Part iii of Justification by Faith by Dom Gregory Dix
Thus Protestantism retained the idea of the Church, despite its awkwardness in the Protestant scheme of thought. But the New Testament idea as the ‘Body of Christ’, not only His instrument to proclaim His Gospel, but His Body, one with Him, living with His life, holy with His holiness, energising with His Spirit, so that her worship is His worship of His Father, her mission is His mission to men, her faith is His unclouded vision of God, her action is His Redemption – all this was fatally impoverished. In the New Testament the Church is the ‘fulfilment of Christ (Eph. 1, 23) without which He Himself is incomplete and fruitless, but with which and through which alone He is ‘Redeemer’. A doctrine of ‘Redemption’ which had no logical place for all this, which made the Church only the secondary instrument of a Redemption which is completed in the recesses of the individual’s own mind, in essential independence of the life of Christ in the Church and through the Church, such a doctrine was something artificial and new. It could not regard the Church as the ‘organism’ of Christ, a life into which one must be incorporated to live in Christ at all. It was bound to regard the Church at best as an ‘organisation’ to serve Christ. And there was no sufficient reason why it should not be regarded as ultimately a purely ‘voluntary organisation’ for that end, with which the ‘Justified’ individual could dispense entirely if it did not seem to him to be serving that end; or which he could refashion to do so as seemed to him good, in order the better to proclaim the Gospel as he himself had found it in the Scriptures. In any case such an ‘organisation’ has and can have no further claims on his obedience than he himself chooses to give it.
You see once more how central in Protestantism is its doctrine of ‘Justification’. It leads directly and inevitably to the typical Protestant conception of ‘the Church’, as something to which a man adheres in so far as he finds it helpful to his personal religious life, not as something which embodies the God-given ‘redeemed’ life of souls into which each individual must come to share that life. You see, too, how it leads directly to the untrammelled religious individualism and the insensitiveness to schism which mark Protestant Church life. It leads, too, to the repudiation of all final authoritative standards of doctrine other than ‘the Scriptures’, and these uninterpreted. For the Church’s mission is only to ‘proclaim’ the self-sufficient Scriptures, and no human ecclesial authority can be allowed decisively to limit their meaning by imposing its own particular interpretation upon them.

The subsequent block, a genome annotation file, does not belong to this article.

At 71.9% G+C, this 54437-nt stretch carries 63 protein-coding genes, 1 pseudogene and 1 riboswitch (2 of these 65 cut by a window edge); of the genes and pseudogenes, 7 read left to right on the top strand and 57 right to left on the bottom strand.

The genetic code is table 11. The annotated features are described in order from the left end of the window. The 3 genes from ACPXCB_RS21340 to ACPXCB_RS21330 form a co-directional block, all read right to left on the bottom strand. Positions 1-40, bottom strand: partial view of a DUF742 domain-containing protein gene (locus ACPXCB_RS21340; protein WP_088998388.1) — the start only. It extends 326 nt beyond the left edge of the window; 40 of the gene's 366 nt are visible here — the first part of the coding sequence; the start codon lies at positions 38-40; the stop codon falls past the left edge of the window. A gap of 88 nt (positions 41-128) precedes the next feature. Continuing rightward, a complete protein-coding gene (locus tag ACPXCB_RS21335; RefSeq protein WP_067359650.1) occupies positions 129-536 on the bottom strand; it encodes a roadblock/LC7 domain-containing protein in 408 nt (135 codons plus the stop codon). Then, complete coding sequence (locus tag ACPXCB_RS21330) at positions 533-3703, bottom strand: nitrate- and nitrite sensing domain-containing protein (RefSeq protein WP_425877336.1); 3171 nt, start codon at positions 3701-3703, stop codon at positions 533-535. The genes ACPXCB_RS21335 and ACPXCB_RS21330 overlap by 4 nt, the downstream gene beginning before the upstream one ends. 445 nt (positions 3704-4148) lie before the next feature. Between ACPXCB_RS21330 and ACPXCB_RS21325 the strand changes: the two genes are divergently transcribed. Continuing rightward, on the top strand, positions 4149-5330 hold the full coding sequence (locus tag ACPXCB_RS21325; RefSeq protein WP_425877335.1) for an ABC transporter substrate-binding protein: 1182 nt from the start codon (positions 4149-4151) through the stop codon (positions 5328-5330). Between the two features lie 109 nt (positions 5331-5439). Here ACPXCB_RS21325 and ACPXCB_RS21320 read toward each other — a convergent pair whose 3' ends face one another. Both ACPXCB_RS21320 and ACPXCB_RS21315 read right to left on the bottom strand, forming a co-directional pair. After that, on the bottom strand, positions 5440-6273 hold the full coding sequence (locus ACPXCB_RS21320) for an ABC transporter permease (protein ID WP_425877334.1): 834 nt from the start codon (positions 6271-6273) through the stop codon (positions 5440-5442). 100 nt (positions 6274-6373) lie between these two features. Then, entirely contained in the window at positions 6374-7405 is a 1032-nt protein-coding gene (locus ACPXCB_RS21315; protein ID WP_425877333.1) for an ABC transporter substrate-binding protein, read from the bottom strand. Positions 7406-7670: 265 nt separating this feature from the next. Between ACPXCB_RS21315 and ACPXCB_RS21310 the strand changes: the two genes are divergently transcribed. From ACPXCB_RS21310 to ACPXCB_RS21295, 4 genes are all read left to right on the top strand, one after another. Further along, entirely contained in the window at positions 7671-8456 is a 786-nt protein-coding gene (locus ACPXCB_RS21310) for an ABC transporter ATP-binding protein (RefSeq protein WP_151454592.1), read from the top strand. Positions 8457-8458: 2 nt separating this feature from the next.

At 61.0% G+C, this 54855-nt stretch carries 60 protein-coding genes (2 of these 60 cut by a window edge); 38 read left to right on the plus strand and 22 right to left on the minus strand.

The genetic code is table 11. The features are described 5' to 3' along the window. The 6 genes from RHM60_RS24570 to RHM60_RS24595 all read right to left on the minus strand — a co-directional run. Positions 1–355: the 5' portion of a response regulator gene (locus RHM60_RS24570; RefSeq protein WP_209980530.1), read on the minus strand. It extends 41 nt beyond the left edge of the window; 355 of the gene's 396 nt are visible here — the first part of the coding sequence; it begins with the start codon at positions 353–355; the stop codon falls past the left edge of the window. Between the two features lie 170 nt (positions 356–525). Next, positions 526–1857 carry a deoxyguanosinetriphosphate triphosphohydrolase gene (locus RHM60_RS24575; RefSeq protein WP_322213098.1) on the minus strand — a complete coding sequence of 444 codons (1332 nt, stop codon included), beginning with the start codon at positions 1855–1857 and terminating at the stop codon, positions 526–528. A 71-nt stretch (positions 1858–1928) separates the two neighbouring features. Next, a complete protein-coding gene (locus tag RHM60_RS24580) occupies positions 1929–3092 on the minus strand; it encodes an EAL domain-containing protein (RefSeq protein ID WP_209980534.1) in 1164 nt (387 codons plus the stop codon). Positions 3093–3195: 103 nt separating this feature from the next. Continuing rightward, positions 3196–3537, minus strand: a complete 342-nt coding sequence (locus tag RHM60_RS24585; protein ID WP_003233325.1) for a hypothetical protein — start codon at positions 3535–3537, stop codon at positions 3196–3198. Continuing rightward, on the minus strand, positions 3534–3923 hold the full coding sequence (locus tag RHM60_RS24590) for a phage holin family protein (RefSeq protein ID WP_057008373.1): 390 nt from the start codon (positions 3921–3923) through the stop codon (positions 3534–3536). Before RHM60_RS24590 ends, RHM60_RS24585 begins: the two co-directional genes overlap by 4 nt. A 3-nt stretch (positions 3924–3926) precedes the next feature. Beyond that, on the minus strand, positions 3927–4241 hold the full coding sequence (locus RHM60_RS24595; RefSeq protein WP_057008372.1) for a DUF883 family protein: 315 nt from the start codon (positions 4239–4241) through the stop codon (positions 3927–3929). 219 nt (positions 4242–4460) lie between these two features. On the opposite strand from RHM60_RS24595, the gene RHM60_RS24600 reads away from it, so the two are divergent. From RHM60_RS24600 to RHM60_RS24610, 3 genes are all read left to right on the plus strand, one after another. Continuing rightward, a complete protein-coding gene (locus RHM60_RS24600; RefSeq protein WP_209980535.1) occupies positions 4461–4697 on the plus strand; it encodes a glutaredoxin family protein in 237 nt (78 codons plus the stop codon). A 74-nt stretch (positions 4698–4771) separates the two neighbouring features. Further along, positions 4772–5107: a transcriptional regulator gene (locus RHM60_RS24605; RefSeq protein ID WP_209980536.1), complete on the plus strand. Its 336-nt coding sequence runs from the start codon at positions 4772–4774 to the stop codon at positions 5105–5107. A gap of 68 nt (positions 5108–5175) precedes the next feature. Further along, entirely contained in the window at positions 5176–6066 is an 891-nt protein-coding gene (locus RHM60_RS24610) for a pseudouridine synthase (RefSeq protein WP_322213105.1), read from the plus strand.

It is the same with the Sacraments. Few other Protestants have had the courageous logic of the Quakers in simply disregarding the facts that our Lord instituted certain external or material signs, actions and forms for His followers, and that the New Testament plainly attributes to these operative significance in the life of grace. They were retained by most Protestants, but emptied of their Scriptural significance as signs which cause what they signify, and regarded instead as mere ‘tokens’ (either to the receiver himself or even other people) of a grace received wholly independently of them by psychological operations of the believer’s own mind. It is no wonder that in course of time they have sunk to the position of ‘optional appendages’ to the practice of Protestant piety.
Thus the rite of baptism is no longer for most modern Protestants what it is in the New Testament, the actual ‘putting on’ of Christ, the ‘incorporation’ into Him, so that the baptised are truly ‘one with’, ‘members of’ Him. So far as this mystical union is envisaged, it is attributed to the act of faith or to ‘conversion’. Thus it is not baptism which makes a man a ‘member’ of most Protestant Churches, or even the fact of being a communicant, but his own voluntary ‘adherence’. And his reception of these ordinances is nowadays regarded as an optional element in that adherence. Such use as he chooses to make of them is a consequence, not a cause, of his life and membership in that Church; and most English Protestant bodies no longer limit their administration of them strictly to their own ‘adherents’, but welcome to them any ‘believer’ who may present himself to them. Any other view would be incompatible with ‘Justification by faith alone’; for any other view there would be in such sacramental actions an element of human co-operation, of man’s own ‘good works’ combinig with the divinely-given confidence in the finished sacrifice of Christ, to bring about this ‘Justification’ and Sanctification. On the Protestant principles this is wholly inadmissible.
To be continued – and finished